Australia’s most senior member of the Catholic Church, Cardinal George Pell, was charged with multiple counts of sexual assault on Wednesday, making him the highest-ranking Vatican official to ever incur the charges. Pell is also the chief financial adviser to Pope Francis, whose “zero tolerance” policy toward sexual assault has been accused of lacking follow-through and failing to curb the church’s longstanding legacy of abuse.
On Wednesday, Australia’s Victoria Police said multiple complainants had come forward against Pell, but did not provide any further detail regarding the nature of the alleged assaults. The charges are considered “historic sexual offenses,” indicating that they occurred many years ago. According to the Associated Press, two men have previously accused Pell, then a senior priest in Melbourne, of touching them inappropriately at a swimming pool in the late 1970s. Pell, whose religious career spans more than 50 years, has consistently denied the allegations.
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“I’d just like to restate my innocence,” Pell told reporters in May, amid rumors that he would soon be charged. He added that he stood behind his statements to Australia’s Royal Commission into Institutional Responses to Child Sexual Abuse—a government-authorized inquiry established in 2013. At his testimony in February 2016, Pell was asked to provide evidence of his role in the church’s sexual abuse scandal in Australia, in which officials admittedly dismissed allegations of assault to protect clergy members. Pell, who is based in Rome, testified via video-link, arguing that his declining health prevented him from attending in person.
In his testimony before the commission, Pell condemned the church’s handling of abuse allegations, calling it “absolutely scandalous.” “I’m not here to defend the indefensible,” he said. “The church has made enormous mistakes and is working to remedy those.” In reference to Gerald Ridsdale, a former Australian priest who is currently serving a prison sentence for his abuse of more than 50 children, Pell argued that the church’s inaction resulted in “an enormous amount of suffering.” “I must say, in those days, if a priest denied such activity, I was very strongly inclined to accept the denial,” he said.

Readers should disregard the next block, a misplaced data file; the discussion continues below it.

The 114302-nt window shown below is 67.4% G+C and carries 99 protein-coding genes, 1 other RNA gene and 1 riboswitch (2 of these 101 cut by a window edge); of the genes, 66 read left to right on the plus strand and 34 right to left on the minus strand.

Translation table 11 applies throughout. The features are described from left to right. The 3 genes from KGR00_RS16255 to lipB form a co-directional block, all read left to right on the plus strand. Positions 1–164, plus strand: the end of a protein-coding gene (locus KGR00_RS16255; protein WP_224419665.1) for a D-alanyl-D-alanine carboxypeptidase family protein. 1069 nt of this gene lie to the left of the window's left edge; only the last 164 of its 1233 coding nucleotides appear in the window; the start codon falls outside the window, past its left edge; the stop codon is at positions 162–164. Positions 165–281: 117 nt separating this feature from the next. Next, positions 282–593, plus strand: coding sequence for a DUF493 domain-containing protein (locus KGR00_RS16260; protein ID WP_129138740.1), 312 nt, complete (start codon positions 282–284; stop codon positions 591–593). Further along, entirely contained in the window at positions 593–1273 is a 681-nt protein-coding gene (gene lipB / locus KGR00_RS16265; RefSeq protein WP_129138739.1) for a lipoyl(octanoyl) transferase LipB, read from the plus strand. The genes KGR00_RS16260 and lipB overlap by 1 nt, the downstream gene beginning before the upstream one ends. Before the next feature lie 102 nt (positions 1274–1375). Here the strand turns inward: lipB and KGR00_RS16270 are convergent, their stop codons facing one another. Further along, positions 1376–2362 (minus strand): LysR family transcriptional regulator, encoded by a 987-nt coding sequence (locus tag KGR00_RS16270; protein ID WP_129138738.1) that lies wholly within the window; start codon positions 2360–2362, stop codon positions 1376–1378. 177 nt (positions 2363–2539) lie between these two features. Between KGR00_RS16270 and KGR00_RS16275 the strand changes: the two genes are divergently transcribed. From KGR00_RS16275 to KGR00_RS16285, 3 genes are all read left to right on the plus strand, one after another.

While the extent of the Catholic Church’s abuse scandal is difficult to quantify, an estimated 3,000 priests were accused of sex abuse from 2001 to 2010, according to Vatican reports. As late as February of this year, Australia’s royal commission concluded that seven percent of the nation’s Catholic priests had been accused of sexually abusing children from 1950 to 2010. In total, this amounts to more than 4,400 complainants across more than 1,000 institutions.
In a statement on Wednesday, the Catholic Archdiocese of Sydney said Pell would “return to Australia, as soon as possible, to clear his name following advice and approval by his doctors.” The statement added that he “is looking forward to his day in court and will defend the charges vigorously.” Pell is expected to appear before the Melbourne Magistrates’ Court on July 18. He is also scheduled to give a personal statement from Rome on Thursday, the church announced.
In the past, Pell has shared his thoughts on the implications of sexual abuse in the Catholic Church, arguing that the individual, not the institution, is to blame. “I don’t think it calls into question the divine structure of the church, which goes back to the New Testament, the role of the pope and bishops,” he said at his testimony in February. “I think the faults overwhelmingly have been more personal faults, personal failures, rather than structures.”
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This article was originally published on The Atlantic.